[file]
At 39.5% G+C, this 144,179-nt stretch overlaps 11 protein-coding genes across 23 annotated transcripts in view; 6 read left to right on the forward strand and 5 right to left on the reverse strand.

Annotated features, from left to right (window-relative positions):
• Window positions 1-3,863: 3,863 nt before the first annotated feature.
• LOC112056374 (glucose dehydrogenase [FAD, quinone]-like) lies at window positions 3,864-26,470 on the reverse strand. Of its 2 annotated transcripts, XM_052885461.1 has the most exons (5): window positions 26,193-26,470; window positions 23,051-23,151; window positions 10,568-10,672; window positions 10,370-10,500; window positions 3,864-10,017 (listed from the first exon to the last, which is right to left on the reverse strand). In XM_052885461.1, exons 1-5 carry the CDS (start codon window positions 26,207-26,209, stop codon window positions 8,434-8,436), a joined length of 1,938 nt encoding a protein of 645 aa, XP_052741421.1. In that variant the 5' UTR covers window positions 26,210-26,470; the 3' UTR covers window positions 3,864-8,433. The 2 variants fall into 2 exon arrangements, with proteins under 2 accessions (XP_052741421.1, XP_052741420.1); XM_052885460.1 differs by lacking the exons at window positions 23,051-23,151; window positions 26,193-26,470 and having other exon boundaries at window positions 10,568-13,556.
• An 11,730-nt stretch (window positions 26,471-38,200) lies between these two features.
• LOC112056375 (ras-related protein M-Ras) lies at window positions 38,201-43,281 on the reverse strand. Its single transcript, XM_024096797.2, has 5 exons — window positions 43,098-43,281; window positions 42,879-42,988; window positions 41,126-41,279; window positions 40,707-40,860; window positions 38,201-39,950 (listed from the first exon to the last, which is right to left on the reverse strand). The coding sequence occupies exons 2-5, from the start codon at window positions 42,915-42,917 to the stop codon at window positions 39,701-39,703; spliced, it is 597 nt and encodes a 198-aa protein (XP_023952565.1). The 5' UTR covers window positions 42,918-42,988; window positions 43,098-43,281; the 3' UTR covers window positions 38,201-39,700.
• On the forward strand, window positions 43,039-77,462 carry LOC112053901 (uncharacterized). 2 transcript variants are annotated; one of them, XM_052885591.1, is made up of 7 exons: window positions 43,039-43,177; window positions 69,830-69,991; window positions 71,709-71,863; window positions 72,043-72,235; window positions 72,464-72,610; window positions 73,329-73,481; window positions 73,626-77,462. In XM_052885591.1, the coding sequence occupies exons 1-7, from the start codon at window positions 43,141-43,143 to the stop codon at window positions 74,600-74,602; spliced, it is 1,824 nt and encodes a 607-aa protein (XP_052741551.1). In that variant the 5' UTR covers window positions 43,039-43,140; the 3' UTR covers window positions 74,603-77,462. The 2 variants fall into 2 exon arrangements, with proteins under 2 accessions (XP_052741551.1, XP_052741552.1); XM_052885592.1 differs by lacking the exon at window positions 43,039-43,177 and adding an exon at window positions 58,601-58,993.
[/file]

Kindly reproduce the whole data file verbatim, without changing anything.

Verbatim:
At 39.5% G+C, this 144,179-nt stretch overlaps 11 protein-coding genes across 23 annotated transcripts in view; 6 read left to right on the forward strand and 5 right to left on the reverse strand.

Annotated features, from left to right (window-relative positions):
• Window positions 1-3,863: 3,863 nt before the first annotated feature.
• LOC112056374 (glucose dehydrogenase [FAD, quinone]-like) lies at window positions 3,864-26,470 on the reverse strand. Of its 2 annotated transcripts, XM_052885461.1 has the most exons (5): window positions 26,193-26,470; window positions 23,051-23,151; window positions 10,568-10,672; window positions 10,370-10,500; window positions 3,864-10,017 (listed from the first exon to the last, which is right to left on the reverse strand). In XM_052885461.1, exons 1-5 carry the CDS (start codon window positions 26,207-26,209, stop codon window positions 8,434-8,436), a joined length of 1,938 nt encoding a protein of 645 aa, XP_052741421.1. In that variant the 5' UTR covers window positions 26,210-26,470; the 3' UTR covers window positions 3,864-8,433. The 2 variants fall into 2 exon arrangements, with proteins under 2 accessions (XP_052741421.1, XP_052741420.1); XM_052885460.1 differs by lacking the exons at window positions 23,051-23,151; window positions 26,193-26,470 and having other exon boundaries at window positions 10,568-13,556.
• An 11,730-nt stretch (window positions 26,471-38,200) lies between these two features.
• LOC112056375 (ras-related protein M-Ras) lies at window positions 38,201-43,281 on the reverse strand. Its single transcript, XM_024096797.2, has 5 exons — window positions 43,098-43,281; window positions 42,879-42,988; window positions 41,126-41,279; window positions 40,707-40,860; window positions 38,201-39,950 (listed from the first exon to the last, which is right to left on the reverse strand). The coding sequence occupies exons 2-5, from the start codon at window positions 42,915-42,917 to the stop codon at window positions 39,701-39,703; spliced, it is 597 nt and encodes a 198-aa protein (XP_023952565.1). The 5' UTR covers window positions 42,918-42,988; window positions 43,098-43,281; the 3' UTR covers window positions 38,201-39,700.
• On the forward strand, window positions 43,039-77,462 carry LOC112053901 (uncharacterized). 2 transcript variants are annotated; one of them, XM_052885591.1, is made up of 7 exons: window positions 43,039-43,177; window positions 69,830-69,991; window positions 71,709-71,863; window positions 72,043-72,235; window positions 72,464-72,610; window positions 73,329-73,481; window positions 73,626-77,462. In XM_052885591.1, the coding sequence occupies exons 1-7, from the start codon at window positions 43,141-43,143 to the stop codon at window positions 74,600-74,602; spliced, it is 1,824 nt and encodes a 607-aa protein (XP_052741551.1). In that variant the 5' UTR covers window positions 43,039-43,140; the 3' UTR covers window positions 74,603-77,462. The 2 variants fall into 2 exon arrangements, with proteins under 2 accessions (XP_052741551.1, XP_052741552.1); XM_052885592.1 differs by lacking the exon at window positions 43,039-43,177 and adding an exon at window positions 58,601-58,993.